Last December, DJ-producer Steve Angello revealed the news of the development of his Size Records sub-label, Size X. During this eight-month period since the announcement, Steve has taken the time to work with and mentor some of the artists on both of his labels. When he receives a song from one of the artists he represents, he takes the time out of his schedule to fully listen and constructively critique. “I listen to it, then I hear something special, then we just continue and develop from there. It depends from artist to artist,” Steve stated. “Some guys are really good in the beginning and some guys take longer time. I like that process of being developed. I like the process of teaching people. So, it’s fun. It’s a good process.” Whilst running two labels, the family man – who is a husband and father of two daughters – is also working on a new release of his own. On September 27th and 28th, Steve will host Size In The Park in NYC where he’ll perform alongside artists from his label.
Life+Times: What is the overall sound of Size X?
Steve Angello: It’s a little jackier. It’s a little more darker in a sense of production. It’s not as main stage sounding. It’s more like club-y, proper, house dance tracks. It’s, like, the real deal.
L+T: Very cool! What are some projects you have planned?
SA: I’m just gonna continue to push. I’m working on my album which will be done in May. It should be out in May. Singles are starting to drop now in September. That whole project is a different kind of ballgame for me because it’s such a big visual project. We’re doing movies.
SA: Yeah, we’re doing short films for the album. I’m connected with a lot of directors. We’re doing some really cool stuff.
L+T: Can you expound or do you have to keep it under wraps for now?
SA: I can’t say too much, you know. It’s a real creative flow, massively creative in visual and audio – it’s going its’ own path.
L+T: I can’t wait! Now, within your two labels can you tell me about some of the new artists you are working with? Who should everyone be on the lookout for from Size X?
SA: I have Harry Romero back, Armand Pena from Miami, [and] Sick Individuals. We have Phunk Investigation. We have Steve Mac – he’s working on a record. There’s, like, a lot of guys releasing new records. Both Size [Records] and [Size] X are doing really well. We’re in a really good flow right at the moment and we’re just having a lot of fun.
L+T: That’s great! For someone that’s not familiar with your labels, what would you say is the key difference between the two?
SA: I think that Size in general is a bigger label sound wise. It’s a little bit bigger sounding, more main stage – just large. Then, X is a little more club-y and proper dance music like how it started, developed. So, it’s the best of both worlds.
L+T: You and I had a conversation a bit earlier about Mysteryland. What would you say you appreciate more about this festival versus all of the other music festivals?
SA: There’s a lot of great festivals. I think one of the reasons, here, it’s grown very organically and they started out as a very small festival. With years of hard work, they kind of built their own empire. It’s just nice to come here. The culture’s great, everybody’s having a good time. People have been coming here for years. They know what to expect. They focus a lot on different genres of music, well, different genres within dance music. It’s just very organic. Its grassroots and they built this out of nothing. It’s pretty interesting. They didn’t start out with 60,000 people. It’s nice to come here.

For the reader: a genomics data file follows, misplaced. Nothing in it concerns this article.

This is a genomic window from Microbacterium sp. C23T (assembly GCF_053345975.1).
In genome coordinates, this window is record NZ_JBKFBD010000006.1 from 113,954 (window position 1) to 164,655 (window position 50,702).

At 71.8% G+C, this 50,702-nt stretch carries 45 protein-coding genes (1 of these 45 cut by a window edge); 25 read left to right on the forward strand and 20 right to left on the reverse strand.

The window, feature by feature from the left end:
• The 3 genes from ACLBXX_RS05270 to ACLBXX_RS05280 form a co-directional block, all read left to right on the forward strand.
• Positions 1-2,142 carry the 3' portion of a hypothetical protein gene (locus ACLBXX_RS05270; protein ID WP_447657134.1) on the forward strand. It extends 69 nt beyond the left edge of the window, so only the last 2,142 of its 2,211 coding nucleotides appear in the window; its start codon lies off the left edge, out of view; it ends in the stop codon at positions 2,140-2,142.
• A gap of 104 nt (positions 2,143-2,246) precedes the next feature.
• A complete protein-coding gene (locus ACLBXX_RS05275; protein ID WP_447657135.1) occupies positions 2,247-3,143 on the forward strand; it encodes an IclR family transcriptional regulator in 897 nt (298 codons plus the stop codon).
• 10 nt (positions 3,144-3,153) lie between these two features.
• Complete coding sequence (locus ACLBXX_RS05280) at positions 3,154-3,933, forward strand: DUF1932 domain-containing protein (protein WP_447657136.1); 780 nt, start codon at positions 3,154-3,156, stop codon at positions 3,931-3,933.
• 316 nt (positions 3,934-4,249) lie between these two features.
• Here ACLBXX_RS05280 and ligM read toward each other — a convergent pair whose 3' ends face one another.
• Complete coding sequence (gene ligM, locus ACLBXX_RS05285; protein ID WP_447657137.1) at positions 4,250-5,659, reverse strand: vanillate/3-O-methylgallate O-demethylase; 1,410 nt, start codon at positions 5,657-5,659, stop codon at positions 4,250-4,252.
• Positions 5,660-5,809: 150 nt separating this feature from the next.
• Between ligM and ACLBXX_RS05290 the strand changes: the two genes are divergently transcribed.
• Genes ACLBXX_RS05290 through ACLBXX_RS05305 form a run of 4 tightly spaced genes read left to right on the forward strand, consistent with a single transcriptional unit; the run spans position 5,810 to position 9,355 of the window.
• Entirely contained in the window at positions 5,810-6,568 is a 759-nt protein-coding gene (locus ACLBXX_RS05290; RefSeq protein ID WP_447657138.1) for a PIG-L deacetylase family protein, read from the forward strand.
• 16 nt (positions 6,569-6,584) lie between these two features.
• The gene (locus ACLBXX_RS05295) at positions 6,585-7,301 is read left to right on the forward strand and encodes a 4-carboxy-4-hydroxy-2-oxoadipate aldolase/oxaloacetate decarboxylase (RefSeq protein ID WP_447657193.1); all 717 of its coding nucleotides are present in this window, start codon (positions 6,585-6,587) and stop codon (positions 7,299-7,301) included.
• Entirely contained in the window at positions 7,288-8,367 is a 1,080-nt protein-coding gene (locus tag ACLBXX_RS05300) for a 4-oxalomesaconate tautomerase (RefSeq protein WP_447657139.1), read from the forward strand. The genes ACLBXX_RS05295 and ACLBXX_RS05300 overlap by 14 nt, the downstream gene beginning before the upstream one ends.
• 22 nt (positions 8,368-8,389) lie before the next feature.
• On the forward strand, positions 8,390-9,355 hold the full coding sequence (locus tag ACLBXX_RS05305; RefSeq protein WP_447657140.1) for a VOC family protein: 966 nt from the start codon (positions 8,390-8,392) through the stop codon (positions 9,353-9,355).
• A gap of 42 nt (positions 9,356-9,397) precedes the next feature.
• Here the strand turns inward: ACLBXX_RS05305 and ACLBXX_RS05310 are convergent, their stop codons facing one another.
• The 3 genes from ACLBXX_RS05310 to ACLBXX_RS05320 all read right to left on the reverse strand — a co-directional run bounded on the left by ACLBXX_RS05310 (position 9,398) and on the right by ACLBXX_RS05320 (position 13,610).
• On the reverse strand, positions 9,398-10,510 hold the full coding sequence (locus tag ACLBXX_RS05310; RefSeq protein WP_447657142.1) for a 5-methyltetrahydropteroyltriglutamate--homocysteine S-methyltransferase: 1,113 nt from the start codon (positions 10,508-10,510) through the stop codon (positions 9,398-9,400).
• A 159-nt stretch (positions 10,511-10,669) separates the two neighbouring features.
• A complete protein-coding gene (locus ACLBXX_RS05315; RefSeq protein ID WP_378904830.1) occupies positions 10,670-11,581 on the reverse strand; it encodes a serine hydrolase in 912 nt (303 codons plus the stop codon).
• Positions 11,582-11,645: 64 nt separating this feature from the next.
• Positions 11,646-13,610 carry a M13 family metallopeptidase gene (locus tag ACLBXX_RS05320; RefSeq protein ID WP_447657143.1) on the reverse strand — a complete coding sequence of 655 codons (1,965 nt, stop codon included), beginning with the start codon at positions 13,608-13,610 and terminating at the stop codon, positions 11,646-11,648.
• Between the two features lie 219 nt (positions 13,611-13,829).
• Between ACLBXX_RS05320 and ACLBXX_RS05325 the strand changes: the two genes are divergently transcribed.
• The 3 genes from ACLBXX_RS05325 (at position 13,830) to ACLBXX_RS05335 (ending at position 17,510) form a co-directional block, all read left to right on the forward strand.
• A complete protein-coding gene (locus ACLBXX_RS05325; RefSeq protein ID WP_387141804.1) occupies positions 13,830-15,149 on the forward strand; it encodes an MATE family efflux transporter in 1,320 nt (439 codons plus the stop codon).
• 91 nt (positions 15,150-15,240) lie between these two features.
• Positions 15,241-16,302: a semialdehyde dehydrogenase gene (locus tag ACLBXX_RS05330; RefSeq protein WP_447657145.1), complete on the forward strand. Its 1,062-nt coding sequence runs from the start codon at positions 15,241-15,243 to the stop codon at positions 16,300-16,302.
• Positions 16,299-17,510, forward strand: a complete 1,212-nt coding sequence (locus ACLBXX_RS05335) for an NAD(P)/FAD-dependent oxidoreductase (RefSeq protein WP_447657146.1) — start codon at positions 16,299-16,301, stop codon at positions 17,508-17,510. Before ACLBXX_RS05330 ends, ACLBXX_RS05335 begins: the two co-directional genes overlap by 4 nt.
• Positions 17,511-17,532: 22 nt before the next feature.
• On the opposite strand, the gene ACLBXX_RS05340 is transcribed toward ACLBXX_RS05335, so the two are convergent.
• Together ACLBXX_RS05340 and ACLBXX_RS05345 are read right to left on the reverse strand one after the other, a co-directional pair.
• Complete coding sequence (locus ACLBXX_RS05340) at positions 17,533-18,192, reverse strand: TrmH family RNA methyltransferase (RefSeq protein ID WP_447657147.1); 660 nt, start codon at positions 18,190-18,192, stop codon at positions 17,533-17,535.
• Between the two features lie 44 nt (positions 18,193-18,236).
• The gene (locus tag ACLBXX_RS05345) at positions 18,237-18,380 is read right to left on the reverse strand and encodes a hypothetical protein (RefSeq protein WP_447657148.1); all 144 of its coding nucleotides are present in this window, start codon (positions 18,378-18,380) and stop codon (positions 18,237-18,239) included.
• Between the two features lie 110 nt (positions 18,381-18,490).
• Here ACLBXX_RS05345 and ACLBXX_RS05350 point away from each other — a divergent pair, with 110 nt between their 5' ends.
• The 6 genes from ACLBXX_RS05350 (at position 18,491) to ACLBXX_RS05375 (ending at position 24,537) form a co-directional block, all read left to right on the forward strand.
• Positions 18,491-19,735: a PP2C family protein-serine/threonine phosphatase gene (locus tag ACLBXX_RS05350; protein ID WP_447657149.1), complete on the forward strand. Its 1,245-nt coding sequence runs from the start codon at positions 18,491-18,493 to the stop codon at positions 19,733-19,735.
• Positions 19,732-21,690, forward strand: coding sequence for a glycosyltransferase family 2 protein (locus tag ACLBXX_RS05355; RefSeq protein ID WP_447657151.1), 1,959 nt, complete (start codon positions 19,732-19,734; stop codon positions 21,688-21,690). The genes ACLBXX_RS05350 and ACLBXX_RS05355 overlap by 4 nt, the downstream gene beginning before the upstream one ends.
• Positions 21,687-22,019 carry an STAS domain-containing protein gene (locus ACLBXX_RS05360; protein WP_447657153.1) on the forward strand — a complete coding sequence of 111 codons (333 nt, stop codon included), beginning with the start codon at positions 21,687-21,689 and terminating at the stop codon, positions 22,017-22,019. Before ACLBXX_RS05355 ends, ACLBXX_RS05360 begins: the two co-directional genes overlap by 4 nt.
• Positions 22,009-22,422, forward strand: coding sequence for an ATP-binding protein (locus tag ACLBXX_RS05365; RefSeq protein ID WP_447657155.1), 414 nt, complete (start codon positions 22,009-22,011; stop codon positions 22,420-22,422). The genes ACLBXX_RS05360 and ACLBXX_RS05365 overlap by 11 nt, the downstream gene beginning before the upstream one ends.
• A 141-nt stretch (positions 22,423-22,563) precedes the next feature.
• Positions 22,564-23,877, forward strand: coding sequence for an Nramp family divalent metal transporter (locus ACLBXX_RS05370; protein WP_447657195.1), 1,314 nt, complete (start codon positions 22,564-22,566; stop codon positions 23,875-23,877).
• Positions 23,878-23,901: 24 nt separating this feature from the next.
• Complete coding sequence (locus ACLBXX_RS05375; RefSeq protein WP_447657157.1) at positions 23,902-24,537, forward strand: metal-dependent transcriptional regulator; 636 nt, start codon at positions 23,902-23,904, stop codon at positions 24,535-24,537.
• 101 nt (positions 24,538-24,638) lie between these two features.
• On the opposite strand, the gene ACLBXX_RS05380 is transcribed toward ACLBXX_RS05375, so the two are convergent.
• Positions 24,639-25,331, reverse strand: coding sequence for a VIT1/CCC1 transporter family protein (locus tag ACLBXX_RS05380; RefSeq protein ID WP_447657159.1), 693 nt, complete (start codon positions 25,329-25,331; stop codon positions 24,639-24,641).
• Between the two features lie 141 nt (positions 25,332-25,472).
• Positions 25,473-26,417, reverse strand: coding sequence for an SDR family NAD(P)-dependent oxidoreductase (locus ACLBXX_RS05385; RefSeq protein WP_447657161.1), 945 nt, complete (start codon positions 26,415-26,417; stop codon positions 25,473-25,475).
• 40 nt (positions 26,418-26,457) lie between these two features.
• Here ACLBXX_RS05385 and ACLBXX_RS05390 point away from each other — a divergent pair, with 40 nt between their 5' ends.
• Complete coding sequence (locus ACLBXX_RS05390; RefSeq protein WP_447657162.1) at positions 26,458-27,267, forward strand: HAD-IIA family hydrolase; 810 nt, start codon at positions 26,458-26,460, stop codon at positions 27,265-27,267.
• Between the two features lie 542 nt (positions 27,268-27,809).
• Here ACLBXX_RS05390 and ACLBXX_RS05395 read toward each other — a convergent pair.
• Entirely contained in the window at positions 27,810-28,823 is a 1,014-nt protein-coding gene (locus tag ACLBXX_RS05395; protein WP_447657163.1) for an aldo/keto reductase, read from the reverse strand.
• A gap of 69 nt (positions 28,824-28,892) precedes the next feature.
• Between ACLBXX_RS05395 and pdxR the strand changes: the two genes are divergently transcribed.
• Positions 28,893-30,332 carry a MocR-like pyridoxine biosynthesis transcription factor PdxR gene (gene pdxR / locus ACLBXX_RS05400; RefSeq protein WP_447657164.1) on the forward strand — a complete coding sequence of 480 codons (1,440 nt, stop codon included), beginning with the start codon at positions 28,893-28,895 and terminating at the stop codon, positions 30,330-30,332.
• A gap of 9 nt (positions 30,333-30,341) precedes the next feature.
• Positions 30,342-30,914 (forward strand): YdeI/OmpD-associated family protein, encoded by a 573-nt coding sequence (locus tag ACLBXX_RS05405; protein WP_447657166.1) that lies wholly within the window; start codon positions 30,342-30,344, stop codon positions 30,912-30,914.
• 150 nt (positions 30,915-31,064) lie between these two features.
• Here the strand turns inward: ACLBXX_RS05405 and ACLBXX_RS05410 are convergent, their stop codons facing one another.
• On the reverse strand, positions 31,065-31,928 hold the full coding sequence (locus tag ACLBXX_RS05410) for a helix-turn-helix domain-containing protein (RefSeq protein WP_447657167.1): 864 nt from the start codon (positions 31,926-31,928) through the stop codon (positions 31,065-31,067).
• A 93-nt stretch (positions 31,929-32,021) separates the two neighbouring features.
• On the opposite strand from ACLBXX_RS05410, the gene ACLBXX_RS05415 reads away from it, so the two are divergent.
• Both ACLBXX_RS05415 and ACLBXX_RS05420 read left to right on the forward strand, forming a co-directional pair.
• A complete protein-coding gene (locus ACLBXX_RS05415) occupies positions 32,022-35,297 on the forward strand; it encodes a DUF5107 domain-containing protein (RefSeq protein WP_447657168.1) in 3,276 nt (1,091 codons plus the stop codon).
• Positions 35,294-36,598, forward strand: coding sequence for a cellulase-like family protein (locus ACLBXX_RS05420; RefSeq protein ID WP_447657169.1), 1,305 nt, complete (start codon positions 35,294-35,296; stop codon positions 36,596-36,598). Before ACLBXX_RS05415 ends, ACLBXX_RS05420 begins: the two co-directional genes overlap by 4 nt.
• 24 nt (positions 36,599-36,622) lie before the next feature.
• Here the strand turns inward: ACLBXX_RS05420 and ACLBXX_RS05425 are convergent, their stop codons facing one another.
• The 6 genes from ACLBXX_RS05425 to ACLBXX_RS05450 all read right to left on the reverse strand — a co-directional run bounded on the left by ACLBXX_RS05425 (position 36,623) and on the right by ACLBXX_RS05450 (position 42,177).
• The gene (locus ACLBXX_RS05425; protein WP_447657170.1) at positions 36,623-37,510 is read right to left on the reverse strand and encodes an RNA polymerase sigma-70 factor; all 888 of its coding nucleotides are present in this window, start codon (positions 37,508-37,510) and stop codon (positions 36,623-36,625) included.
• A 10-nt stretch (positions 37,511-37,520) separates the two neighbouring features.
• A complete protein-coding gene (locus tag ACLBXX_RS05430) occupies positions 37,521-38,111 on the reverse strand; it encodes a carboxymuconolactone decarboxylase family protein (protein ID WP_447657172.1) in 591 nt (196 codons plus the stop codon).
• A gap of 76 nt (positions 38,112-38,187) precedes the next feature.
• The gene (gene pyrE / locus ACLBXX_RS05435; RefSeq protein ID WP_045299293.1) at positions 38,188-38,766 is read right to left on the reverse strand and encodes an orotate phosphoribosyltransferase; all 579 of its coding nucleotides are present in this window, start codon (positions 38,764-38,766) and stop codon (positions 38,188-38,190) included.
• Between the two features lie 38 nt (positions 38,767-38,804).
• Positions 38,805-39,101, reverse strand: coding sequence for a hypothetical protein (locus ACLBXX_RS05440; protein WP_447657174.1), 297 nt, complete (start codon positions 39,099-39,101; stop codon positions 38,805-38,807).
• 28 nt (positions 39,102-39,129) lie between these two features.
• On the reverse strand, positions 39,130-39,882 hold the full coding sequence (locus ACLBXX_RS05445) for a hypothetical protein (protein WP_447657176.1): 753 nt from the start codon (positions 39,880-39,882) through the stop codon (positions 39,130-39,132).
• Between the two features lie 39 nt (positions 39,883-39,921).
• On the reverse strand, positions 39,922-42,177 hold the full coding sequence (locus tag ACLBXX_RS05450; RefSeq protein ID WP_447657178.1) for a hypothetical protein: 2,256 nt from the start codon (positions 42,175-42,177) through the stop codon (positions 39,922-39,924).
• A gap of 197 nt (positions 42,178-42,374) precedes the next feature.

L+T: You’re a dad, a husband, and you own a label. You have a lot going on! I’m always fascinated by artists that have families and careers. How do you keep a balance?
SA: It’s not as hard as it seems. When you love something, it’s not work. I’m home, I’m with the daughters, with the girls we’re having fun, then I go to the studio for an hour. Monday [Lily], the older one, she joins me and sits there while I work. The less work it actually is, it’s easier to handle. I’m just enjoying myself so much, so nothing is actually taking space. Everything is just pleasure. It’s not that tough. The girls appreciate it and understand when I’m leaving. They know what I do. For them I play music and they’re happy when I have new records. They’re like, “Yay! Daddy’s new song! Play it again! Play it again!” Then, after, like, ten times they sing along with the lyrics. I think that as long as you have fun with what you do, it’s not hard to keep the balance.
L+T: You said you’re album is projected to be released in May. Do you have any collaborators involved?
SA: A lot!
L+T: Can you tell me?
SA: No, I can’t. You know how it is with albums. I work with a lot of talented artists, a lot of indie bands and stuff. It’s taken a little indie turn – the whole album in a very creative way. [It’s] my definition of indie. It’s very interesting. A lot of people will be shocked. They’re gonna respect what I’ve done.
L+T: Oh! I’m so excited! I love when unexpected collaborations take place within music genres.
SA: Nobody expects this.
L+T: I even got excited when Rifo (Bloody Beetroots) got with Paul McCartney. It was so left field. No one saw that coming!
SA: That was amazing. That’s the way it should be.
L+T: A producer shouldn’t limit themselves to solely working with other dance music artists. How can you get inspired by listening to only one genre of music, right?
SA: You can’t. I don’t even listen to dance music when I’m home. I’m listening to Sigur Rós to Kanye to Coldplay to Metallica. Sometimes I go back and listen to old disco records. I’m really wide in what I like. So, how can I make an album that doesn’t express my journey in music? You gotta have the balls. I have really big balls with this album. (Laughs) So, hopefully this is gonna work.